Thanks to Dominic Wilcox for challenging us to reinvent normal.

Thanks to Katherine Williams for sharing the video about Dominic.

Thanks to Twitter for connecting people’s minds.

Time for the world of education to be bold

I recently gave this talk at the Learning2 Conference in Manila. What I am basically saying is that things need to change, that we need sudden and urgent change in the world and that schools – if we stop deluding ourselves – can be a powerful source of that change.

There are many things about life today that we passively continue to accept:

  • that success = money
  • that waste is OK
  • that pollution is inevitable
  • that destruction = progress
  • that new is best
  • that media = truth
  • that Hollywood represents social/cultural ideals
  • that school = work
  • that education is the key
  • that its OK for technology to lead the way
  • that we have no control over the future

I could go on… its really interesting to start a list like that! However, its more interesting, and indeed sobering, to look at education and schools through those lenses and to see just how much we perpetuate the things in the list, to see how much we transfer those ways of thinking to kids.

In my talk, I use the metaphor of moulds… and I think I can take this idea one step further by saying that moulds help us to play it safe. I think schools persistently play it safe – we go about our daily existences in fear of persecution from parents, governing bodies, governments, testing companies, universities, media companies, big business, religious groups etc… As a result, not only have we become passive, we have also become rather bland.

I challenge any school to seriously reflect on its impact on society. Has it made a positive impact? Has it made a negative impact? Has it made any impact at all? What is it doing about that?

Everybody goes through school. People’s school “careers” define their futures. So, what kind of futures are we defining? Do we know? Can we be bothered to find out? Are our alumni making a positive impact on society?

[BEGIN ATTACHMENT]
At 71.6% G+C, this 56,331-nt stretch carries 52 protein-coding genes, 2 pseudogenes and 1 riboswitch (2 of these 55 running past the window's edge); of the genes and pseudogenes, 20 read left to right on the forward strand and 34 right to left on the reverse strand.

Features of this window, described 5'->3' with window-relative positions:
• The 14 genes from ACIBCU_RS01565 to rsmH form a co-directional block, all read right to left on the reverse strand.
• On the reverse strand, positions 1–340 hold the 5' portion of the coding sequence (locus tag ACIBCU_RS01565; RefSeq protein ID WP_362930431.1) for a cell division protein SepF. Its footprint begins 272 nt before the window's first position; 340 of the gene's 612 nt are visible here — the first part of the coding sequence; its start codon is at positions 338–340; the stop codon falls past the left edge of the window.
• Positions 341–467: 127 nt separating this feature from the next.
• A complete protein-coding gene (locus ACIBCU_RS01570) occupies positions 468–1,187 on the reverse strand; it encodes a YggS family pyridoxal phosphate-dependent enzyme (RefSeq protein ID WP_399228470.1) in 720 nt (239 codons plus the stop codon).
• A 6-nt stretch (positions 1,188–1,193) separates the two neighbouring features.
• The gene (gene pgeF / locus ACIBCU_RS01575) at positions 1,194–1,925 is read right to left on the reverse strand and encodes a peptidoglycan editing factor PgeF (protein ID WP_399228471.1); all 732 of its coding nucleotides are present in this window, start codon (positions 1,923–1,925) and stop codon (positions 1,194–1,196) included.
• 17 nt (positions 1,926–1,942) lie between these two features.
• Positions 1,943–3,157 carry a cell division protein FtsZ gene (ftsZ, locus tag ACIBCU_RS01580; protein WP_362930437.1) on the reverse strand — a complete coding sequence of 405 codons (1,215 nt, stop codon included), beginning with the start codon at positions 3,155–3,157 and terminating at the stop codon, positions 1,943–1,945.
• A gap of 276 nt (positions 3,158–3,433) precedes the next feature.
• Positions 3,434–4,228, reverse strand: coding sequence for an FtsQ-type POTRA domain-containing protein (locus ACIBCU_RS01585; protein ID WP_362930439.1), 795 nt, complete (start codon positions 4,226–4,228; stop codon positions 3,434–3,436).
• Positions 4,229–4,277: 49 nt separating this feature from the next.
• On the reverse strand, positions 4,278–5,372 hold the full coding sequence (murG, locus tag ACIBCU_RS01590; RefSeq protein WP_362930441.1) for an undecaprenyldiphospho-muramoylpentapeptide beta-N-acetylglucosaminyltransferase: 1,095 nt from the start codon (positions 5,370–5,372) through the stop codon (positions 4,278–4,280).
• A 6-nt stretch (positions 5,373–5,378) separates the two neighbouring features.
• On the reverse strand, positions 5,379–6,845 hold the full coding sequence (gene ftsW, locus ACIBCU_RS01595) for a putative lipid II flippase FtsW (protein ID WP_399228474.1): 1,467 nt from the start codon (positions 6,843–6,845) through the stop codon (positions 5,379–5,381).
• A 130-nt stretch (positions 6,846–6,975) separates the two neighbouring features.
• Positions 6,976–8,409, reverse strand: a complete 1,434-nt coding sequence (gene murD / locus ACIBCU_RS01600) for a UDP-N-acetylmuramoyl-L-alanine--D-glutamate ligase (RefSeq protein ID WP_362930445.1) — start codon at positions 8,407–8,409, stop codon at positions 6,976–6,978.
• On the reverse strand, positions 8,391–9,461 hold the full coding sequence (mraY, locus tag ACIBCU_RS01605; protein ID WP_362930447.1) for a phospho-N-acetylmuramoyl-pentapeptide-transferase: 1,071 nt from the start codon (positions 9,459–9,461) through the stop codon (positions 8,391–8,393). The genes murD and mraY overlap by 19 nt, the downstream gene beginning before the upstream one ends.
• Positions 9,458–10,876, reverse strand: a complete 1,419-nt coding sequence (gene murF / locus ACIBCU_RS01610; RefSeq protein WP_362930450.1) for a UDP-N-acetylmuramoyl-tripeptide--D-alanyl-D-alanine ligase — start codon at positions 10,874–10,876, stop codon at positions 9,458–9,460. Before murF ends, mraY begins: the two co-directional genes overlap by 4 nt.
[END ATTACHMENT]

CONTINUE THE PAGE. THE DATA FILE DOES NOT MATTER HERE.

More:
These are HUGE questions. But, surely its time to start trying to find out, trying to discover what our actual impact is as perpetuators of the status quo or as agents of change.

I don’t know about you, but I’m not happy with the status quo.

What gives you the “Teaching Tingles”?

I recently met a young teacher who is currently teaching English to Vietnamese students in Hanoi.

We were sitting having a drink on the shores of Westlake and talking about our jobs. She told me about her recent experience with her students while teaching them about fables. They had found them very interesting – perhaps because Vietnamese culture is so full of moral tales and they could connect with them personally and conceptually. She had planned for them to write their own fables once they had developed their own “toolkits” for the features of a fable and, it turned out, they were hoping she would ask them to. In fact, they told her what she wanted them to do for their homework. She had been reading their work the day we met and she was clearly excited about what they had produced. She was experiencing what I am going to call the “teaching tingles” – her body language and a spark in her eyes gave it away!

It made me think about all those times that I have told people about something my students and I have done and that wonderful tingling sensation I get as my emotional connection with them and with my job becomes tangible. These are the moments that we should aim to have as often as possible, taking steps to make our teaching and learning culture create the conditions for students to do wonderful things whenever they can.

It is energizing to be around teachers who want to talk about their students’ potential, possibilities and achievements – those teachers who are excited about the things that can be done. In this type of environment, people come up with great ideas and fresh, innovative approaches.

If it makes us feel this way, imagine how it makes our students feel. Perhaps their answer to that age-old question “what did you do at school today?” will change from “nothing” to… well, who knows what they will say!

What recently gave you the “teaching tingles”?